Earlier this month, a spokesperson for the US Park Police said that the department had made a mistake by earlier denying use of tear gas to clear peaceful protesters from a public park outside the White House on June 1.
Sgt. Eduardo Delgado, a spokesperson for the Park Police, told CNN on June 5, he realized the department could have called the pepper balls it used "tear gas," and that it was a "mistake" to say the force hadn't used tear gas during the operation.
Read the statement:
5:03 p.m. ET, June 13, 2020
Protesters gather in Atlanta following fatal officer-involved shooting at fast food drive-thru
From CNN's Joseph Bonheim
Protesters have begun to gather at Centennial Olympic Park in Atlanta and other parts of the city to demonstrate against police brutality following the fatal shooting of a man by a police officer at a fast food drive-thru last night.
The GBI identified the slain man as Rayshard Brooks, 27, of Atlanta,who was African American.
The GBI is expected to give a news conference shortly.
Watch CNN correspondent Natasha Chen's reporting from Atlanta:
3:15 p.m. ET, June 13, 2020
Georgia NAACP president calls for Atlanta police chief to be terminated
From CNN’s Chandler Thornton
The Georgia NAACP branch is calling for Atlanta's police chief Erika Shields to be terminated immediately after the death of Rayshard Brooks Friday night.
"We are done dying," Georgia NAACP's president James Woodall said in a media call Saturday addressing the incident.
"The City of Atlanta must not only address this with their words, but also their actions," Woodall said.
This comes after an Atlanta police officer shot and killed Brooks at a Wendy's drive-thru Friday night after he resisted arrest and struggled for an officer's Taser, the Georgia Bureau of Investigation said in a statement.
The president also called on Atlanta Mayor Keisha Lance Bottoms and Chief Shields to speak publicly on Brooks' death.
There has been "complete silence from the City of Atlanta," NAACP President James Woodall said in the press call. "The silence is deafening."
Woodall then quoted Martin Luther King Jr saying, "In the end, we will remember not the words of our enemies, but the silence of our friends," after calling on the termination of Police Chief Erika Shields.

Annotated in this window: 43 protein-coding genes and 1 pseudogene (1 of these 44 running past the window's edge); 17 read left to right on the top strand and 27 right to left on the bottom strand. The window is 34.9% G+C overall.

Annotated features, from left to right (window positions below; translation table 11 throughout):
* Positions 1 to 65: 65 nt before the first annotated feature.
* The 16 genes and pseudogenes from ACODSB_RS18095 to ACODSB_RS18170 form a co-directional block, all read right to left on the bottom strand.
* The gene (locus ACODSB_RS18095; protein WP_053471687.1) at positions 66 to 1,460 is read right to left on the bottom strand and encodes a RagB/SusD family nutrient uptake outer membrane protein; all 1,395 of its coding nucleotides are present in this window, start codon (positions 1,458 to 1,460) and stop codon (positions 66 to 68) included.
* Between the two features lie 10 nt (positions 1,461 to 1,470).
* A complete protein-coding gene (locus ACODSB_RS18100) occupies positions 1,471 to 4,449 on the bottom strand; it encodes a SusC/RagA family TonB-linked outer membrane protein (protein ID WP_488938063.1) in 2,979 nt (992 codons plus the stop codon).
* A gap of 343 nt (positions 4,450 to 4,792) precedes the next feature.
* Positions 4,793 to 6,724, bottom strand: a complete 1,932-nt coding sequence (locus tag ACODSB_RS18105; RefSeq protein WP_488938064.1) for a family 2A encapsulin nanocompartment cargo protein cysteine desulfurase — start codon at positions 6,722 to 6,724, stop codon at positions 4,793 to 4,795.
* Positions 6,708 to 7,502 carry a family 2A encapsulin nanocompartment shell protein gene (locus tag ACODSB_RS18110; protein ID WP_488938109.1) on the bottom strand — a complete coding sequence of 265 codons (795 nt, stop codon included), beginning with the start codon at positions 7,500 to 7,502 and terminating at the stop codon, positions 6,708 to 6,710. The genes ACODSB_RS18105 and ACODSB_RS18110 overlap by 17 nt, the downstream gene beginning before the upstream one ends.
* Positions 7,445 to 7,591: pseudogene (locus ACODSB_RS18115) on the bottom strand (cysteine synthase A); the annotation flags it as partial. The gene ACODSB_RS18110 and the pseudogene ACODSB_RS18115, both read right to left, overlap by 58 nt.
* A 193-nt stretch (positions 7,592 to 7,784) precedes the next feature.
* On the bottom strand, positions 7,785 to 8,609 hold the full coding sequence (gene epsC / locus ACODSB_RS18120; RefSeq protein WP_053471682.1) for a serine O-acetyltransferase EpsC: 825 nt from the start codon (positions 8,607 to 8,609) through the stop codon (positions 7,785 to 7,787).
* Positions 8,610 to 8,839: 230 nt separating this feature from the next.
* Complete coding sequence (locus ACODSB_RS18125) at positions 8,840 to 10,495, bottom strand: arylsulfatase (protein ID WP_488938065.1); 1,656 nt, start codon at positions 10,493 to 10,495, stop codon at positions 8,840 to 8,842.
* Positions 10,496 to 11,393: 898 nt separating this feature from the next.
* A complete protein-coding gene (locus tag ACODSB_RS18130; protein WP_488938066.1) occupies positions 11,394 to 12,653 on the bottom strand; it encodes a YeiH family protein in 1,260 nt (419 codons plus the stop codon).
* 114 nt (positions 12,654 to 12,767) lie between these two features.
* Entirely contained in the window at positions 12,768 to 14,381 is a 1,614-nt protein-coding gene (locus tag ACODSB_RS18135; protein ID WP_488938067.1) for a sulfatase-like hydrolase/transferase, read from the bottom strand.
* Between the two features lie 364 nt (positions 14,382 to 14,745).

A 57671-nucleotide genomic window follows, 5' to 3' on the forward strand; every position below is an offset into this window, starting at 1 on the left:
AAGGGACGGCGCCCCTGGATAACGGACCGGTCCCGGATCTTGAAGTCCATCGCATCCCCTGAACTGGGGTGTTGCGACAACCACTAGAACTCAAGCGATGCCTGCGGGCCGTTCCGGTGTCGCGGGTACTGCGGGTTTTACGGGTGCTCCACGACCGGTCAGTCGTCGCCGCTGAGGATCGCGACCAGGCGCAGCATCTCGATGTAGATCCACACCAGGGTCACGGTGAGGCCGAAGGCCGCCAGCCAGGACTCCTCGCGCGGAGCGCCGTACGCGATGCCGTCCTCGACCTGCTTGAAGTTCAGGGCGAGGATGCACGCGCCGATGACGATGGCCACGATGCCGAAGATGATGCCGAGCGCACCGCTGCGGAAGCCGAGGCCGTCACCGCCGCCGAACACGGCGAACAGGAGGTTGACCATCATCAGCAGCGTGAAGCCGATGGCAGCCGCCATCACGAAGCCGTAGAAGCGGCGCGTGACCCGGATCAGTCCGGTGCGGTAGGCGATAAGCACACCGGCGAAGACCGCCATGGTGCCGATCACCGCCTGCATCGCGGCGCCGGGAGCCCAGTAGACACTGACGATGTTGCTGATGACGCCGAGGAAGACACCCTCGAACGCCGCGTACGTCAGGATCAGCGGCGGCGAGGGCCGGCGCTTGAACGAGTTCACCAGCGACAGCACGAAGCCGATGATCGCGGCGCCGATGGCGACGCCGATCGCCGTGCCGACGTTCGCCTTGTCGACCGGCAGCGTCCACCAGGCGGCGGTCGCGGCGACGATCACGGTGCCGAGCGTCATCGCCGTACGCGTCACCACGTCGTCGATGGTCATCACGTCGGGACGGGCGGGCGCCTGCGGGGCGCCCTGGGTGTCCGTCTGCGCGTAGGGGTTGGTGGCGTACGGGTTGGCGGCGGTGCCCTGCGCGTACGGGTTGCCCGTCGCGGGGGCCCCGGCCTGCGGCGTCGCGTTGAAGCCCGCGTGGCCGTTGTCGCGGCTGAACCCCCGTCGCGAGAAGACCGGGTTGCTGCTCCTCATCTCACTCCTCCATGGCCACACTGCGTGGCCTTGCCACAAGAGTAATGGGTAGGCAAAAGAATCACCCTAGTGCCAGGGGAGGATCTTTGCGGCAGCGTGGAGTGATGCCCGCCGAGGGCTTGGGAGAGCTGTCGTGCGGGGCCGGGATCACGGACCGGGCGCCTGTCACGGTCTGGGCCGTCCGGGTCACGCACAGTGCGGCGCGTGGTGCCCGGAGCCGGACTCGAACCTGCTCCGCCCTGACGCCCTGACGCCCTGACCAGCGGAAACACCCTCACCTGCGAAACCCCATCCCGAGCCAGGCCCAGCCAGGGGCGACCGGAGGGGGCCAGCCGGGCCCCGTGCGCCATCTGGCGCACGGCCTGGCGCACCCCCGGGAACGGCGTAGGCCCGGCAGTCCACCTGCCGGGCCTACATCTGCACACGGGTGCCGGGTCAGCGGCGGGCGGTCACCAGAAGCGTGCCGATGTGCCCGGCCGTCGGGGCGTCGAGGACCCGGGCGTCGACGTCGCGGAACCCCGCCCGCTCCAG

The NAACP president also said the Georgia branch has hired a private investigator and is calling on Wendy's to release the surveillance footage from the incident.
CNN has reached to Atlanta Police Department on Saturday multiple times without receiving a response.
3:20 p.m. ET, June 13, 2020
Cousin of Atlanta police shooting victim: "I thought this city was better than that"
From CNN’s Natasha Chen, Maria Cartaya and Artemis Moshtaghian in Atlanta
A relative of Rayshard Brooks, Decatur Redd, spoke with reporters and a crowd gathered outside of the Wendy's in southeast Atlanta where the fatal shooting took place on Friday night.
"I don't know how to do this because I never knew that I was going to have to do this," a visibly distraught Redd told the crowd.
"I've watched this on the internet, from the whole George Floyd situation to us coming together like we're doing and this whole thing landed on my doorstep with my little cousin," Redd said.
The Georgia Bureau of Investigation said in a statement that an Atlanta police officer shot and killed a man at a Wendy's drive-thru Friday night after he resisted arrest and struggled for an officer's Taser. The GBI identified the slain man as Rayshard Brooks, 27, of Atlanta,who was African American.
Witnesses provided video to investigators, the GBI said on Twitter.
Redd said he's seen the video(s) circulating on social media and that it's the worst thing that he could wake up to, knowing that his whole family saw the video and what happened to their cousin.
"I thought Atlanta was higher than that. I thought Atlanta was bigger than that," Redd said.
Redd pleaded to authorities to investigate the situation and not let Brooks die in vain.
"We've been watching this happen for so many years, with young black boys around the country just dying in vain —I just don’t want that to continue and keep happening like that," Redd said.